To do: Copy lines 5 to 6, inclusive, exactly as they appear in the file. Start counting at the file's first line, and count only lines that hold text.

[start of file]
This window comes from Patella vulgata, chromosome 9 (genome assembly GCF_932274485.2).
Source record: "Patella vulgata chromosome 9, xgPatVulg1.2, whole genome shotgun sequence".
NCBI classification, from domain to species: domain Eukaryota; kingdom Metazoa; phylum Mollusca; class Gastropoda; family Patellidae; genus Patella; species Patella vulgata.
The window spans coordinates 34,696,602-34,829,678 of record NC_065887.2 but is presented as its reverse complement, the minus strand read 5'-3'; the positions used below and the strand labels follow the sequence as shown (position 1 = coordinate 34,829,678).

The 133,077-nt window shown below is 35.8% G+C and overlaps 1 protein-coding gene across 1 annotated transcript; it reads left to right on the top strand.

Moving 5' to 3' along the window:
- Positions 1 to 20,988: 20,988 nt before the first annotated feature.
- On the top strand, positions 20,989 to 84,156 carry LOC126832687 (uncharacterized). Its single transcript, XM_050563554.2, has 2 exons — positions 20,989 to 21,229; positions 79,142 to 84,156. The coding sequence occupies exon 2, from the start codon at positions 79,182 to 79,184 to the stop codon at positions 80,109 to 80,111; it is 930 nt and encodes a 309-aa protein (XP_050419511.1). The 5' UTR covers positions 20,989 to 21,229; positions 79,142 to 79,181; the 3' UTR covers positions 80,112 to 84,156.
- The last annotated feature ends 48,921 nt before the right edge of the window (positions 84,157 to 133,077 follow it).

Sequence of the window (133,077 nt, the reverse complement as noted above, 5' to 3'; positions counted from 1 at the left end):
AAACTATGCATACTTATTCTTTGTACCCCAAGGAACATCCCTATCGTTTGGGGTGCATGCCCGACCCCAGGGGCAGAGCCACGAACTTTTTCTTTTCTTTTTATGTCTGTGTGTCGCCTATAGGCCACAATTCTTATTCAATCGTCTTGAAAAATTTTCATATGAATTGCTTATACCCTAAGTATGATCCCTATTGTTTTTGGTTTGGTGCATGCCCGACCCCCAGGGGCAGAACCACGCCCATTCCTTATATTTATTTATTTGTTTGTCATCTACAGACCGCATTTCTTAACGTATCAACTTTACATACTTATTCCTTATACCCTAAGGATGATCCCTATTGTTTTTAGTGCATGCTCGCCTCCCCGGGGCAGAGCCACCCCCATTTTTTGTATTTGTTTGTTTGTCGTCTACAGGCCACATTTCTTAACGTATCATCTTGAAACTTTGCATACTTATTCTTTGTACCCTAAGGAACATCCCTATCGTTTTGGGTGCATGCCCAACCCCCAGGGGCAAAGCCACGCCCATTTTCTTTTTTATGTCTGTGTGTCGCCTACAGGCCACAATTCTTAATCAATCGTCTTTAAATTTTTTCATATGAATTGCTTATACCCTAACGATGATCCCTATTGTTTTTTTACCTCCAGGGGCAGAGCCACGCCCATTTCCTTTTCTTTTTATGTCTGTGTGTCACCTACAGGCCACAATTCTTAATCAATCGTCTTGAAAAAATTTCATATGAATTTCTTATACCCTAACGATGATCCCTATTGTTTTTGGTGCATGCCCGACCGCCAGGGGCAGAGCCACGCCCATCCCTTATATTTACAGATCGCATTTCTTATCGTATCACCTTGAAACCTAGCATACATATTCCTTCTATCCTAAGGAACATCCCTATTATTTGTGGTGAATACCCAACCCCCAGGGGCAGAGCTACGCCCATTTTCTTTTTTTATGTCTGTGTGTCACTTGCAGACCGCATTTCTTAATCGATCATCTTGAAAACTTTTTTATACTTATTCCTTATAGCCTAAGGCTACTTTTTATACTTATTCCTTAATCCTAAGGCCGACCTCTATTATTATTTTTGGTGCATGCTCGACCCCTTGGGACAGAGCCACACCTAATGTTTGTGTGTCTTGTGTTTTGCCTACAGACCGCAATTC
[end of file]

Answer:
The 133,077-nt window shown below is 35.8% G+C and overlaps 1 protein-coding gene across 1 annotated transcript; it reads left to right on the top strand.

Moving 5' to 3' along the window: